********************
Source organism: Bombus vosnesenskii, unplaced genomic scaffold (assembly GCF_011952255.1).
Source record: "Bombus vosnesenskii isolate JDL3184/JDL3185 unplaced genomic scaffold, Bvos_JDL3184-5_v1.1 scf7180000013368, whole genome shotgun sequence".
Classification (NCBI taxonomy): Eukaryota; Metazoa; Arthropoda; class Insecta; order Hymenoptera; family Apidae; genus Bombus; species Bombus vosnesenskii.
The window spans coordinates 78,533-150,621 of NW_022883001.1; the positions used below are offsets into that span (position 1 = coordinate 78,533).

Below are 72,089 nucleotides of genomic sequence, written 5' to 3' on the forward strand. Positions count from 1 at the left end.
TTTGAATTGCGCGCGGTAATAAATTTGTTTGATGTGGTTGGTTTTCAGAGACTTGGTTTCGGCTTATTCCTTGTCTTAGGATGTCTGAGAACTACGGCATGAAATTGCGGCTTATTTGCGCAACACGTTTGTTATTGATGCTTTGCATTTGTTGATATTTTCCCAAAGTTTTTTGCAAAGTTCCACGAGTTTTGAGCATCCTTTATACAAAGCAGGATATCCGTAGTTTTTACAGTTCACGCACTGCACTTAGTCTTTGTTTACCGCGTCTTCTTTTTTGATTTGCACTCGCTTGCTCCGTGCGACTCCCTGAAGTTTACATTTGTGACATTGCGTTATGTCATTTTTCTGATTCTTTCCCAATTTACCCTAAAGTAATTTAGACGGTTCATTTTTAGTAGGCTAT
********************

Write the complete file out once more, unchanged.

Source organism: Bombus vosnesenskii, unplaced genomic scaffold (assembly GCF_011952255.1).
Source record: "Bombus vosnesenskii isolate JDL3184/JDL3185 unplaced genomic scaffold, Bvos_JDL3184-5_v1.1 scf7180000013368, whole genome shotgun sequence".
Classification (NCBI taxonomy): Eukaryota; Metazoa; Arthropoda; class Insecta; order Hymenoptera; family Apidae; genus Bombus; species Bombus vosnesenskii.
The window spans coordinates 78,533-150,621 of NW_022883001.1; the positions used below are offsets into that span (position 1 = coordinate 78,533).

Below are 72,089 nucleotides of genomic sequence, written 5' to 3' on the forward strand. Positions count from 1 at the left end.
TTTGAATTGCGCGCGGTAATAAATTTGTTTGATGTGGTTGGTTTTCAGAGACTTGGTTTCGGCTTATTCCTTGTCTTAGGATGTCTGAGAACTACGGCATGAAATTGCGGCTTATTTGCGCAACACGTTTGTTATTGATGCTTTGCATTTGTTGATATTTTCCCAAAGTTTTTTGCAAAGTTCCACGAGTTTTGAGCATCCTTTATACAAAGCAGGATATCCGTAGTTTTTACAGTTCACGCACTGCACTTAGTCTTTGTTTACCGCGTCTTCTTTTTTGATTTGCACTCGCTTGCTCCGTGCGACTCCCTGAAGTTTACATTTGTGACATTGCGTTATGTCATTTTTCTGATTCTTTCCCAATTTACCCTAAAGTAATTTAGACGGTTCATTTTTAGTAGGCTAT